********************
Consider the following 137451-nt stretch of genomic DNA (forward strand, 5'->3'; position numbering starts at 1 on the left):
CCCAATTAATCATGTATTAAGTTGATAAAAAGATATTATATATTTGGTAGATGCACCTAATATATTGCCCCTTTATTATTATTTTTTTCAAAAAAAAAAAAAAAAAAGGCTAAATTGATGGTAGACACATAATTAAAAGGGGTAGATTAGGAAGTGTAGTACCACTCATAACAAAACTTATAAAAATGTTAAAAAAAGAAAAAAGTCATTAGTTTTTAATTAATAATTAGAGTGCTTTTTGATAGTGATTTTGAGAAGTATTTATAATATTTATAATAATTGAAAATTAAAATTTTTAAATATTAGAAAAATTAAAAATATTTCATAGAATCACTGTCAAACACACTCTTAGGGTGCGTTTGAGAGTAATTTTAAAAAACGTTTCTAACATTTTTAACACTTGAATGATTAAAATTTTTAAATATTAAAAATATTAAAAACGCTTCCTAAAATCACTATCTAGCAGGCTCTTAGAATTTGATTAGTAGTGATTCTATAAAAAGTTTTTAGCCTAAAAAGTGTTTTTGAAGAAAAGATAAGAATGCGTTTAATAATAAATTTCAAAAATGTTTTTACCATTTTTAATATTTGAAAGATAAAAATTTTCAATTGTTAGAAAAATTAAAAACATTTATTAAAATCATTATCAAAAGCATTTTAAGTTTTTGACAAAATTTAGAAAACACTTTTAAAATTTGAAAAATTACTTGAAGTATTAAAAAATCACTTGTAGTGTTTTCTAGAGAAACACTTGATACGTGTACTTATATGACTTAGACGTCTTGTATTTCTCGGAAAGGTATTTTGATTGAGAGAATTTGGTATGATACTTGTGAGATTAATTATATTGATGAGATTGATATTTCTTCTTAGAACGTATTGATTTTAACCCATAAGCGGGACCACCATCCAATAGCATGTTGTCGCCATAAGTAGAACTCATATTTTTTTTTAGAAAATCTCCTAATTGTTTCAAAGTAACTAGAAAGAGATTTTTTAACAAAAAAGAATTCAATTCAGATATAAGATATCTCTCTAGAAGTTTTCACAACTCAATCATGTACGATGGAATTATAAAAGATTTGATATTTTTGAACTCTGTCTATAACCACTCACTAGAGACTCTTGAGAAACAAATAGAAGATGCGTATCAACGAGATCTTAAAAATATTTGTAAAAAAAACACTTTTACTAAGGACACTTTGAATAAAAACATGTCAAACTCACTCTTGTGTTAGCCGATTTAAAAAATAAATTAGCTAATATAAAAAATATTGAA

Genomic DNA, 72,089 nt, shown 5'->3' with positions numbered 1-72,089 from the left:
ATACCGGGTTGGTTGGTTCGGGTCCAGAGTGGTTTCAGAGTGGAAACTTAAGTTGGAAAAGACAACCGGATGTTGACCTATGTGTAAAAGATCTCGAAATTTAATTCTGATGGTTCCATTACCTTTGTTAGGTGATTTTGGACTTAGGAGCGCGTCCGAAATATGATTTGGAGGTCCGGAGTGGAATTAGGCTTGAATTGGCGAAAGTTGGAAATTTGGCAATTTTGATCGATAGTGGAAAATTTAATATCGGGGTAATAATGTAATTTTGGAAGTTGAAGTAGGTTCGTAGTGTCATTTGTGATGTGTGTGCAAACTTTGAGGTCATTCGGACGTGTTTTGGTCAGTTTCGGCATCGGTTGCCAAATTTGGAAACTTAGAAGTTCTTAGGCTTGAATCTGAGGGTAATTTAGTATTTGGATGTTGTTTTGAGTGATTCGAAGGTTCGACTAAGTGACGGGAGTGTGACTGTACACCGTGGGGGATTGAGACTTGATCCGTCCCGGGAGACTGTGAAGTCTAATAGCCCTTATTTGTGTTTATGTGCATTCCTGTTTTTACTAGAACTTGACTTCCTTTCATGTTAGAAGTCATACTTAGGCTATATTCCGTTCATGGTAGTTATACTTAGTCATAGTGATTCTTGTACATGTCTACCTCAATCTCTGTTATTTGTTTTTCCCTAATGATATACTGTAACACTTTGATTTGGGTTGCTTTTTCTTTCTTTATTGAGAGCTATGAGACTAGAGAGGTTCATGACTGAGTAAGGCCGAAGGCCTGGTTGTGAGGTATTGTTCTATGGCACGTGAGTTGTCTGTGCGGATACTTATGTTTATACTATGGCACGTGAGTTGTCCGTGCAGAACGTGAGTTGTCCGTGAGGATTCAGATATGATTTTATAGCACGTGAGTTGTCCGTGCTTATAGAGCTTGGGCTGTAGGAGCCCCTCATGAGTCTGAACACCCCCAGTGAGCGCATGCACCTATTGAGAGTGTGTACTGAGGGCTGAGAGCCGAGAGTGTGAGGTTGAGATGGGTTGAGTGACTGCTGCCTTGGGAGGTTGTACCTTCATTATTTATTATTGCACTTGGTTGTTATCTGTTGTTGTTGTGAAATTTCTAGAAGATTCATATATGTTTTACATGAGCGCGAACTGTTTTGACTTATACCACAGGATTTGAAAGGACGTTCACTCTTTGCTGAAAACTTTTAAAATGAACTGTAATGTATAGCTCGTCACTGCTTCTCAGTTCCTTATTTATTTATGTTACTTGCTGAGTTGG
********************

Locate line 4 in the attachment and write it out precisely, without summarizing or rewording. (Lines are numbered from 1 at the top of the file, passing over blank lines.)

ATACCGGGTTGGTTGGTTCGGGTCCAGAGTGGTTTCAGAGTGGAAACTTAAGTTGGAAAAGACAACCGGATGTTGACCTATGTGTAAAAGATCTCGAAATTTAATTCTGATGGTTCCATTACCTTTGTTAGGTGATTTTGGACTTAGGAGCGCGTCCGAAATATGATTTGGAGGTCCGGAGTGGAATTAGGCTTGAATTGGCGAAAGTTGGAAATTTGGCAATTTTGATCGATAGTGGAAAATTTAATATCGGGGTAATAATGTAATTTTGGAAGTTGAAGTAGGTTCGTAGTGTCATTTGTGATGTGTGTGCAAACTTTGAGGTCATTCGGACGTGTTTTGGTCAGTTTCGGCATCGGTTGCCAAATTTGGAAACTTAGAAGTTCTTAGGCTTGAATCTGAGGGTAATTTAGTATTTGGATGTTGTTTTGAGTGATTCGAAGGTTCGACTAAGTGACGGGAGTGTGACTGTACACCGTGGGGGATTGAGACTTGATCCGTCCCGGGAGACTGTGAAGTCTAATAGCCCTTATTTGTGTTTATGTGCATTCCTGTTTTTACTAGAACTTGACTTCCTTTCATGTTAGAAGTCATACTTAGGCTATATTCCGTTCATGGTAGTTATACTTAGTCATAGTGATTCTTGTACATGTCTACCTCAATCTCTGTTATTTGTTTTTCCCTAATGATATACTGTAACACTTTGATTTGGGTTGCTTTTTCTTTCTTTATTGAGAGCTATGAGACTAGAGAGGTTCATGACTGAGTAAGGCCGAAGGCCTGGTTGTGAGGTATTGTTCTATGGCACGTGAGTTGTCTGTGCGGATACTTATGTTTATACTATGGCACGTGAGTTGTCCGTGCAGAACGTGAGTTGTCCGTGAGGATTCAGATATGATTTTATAGCACGTGAGTTGTCCGTGCTTATAGAGCTTGGGCTGTAGGAGCCCCTCATGAGTCTGAACACCCCCAGTGAGCGCATGCACCTATTGAGAGTGTGTACTGAGGGCTGAGAGCCGAGAGTGTGAGGTTGAGATGGGTTGAGTGACTGCTGCCTTGGGAGGTTGTACCTTCATTATTTATTATTGCACTTGGTTGTTATCTGTTGTTGTTGTGAAATTTCTAGAAGATTCATATATGTTTTACATGAGCGCGAACTGTTTTGACTTATACCACAGGATTTGAAAGGACGTTCACTCTTTGCTGAAAACTTTTAAAATGAACTGTAATGTATAGCTCGTCACTGCTTCTCAGTTCCTTATTTATTTATGTTACTTGCTGAGTTGG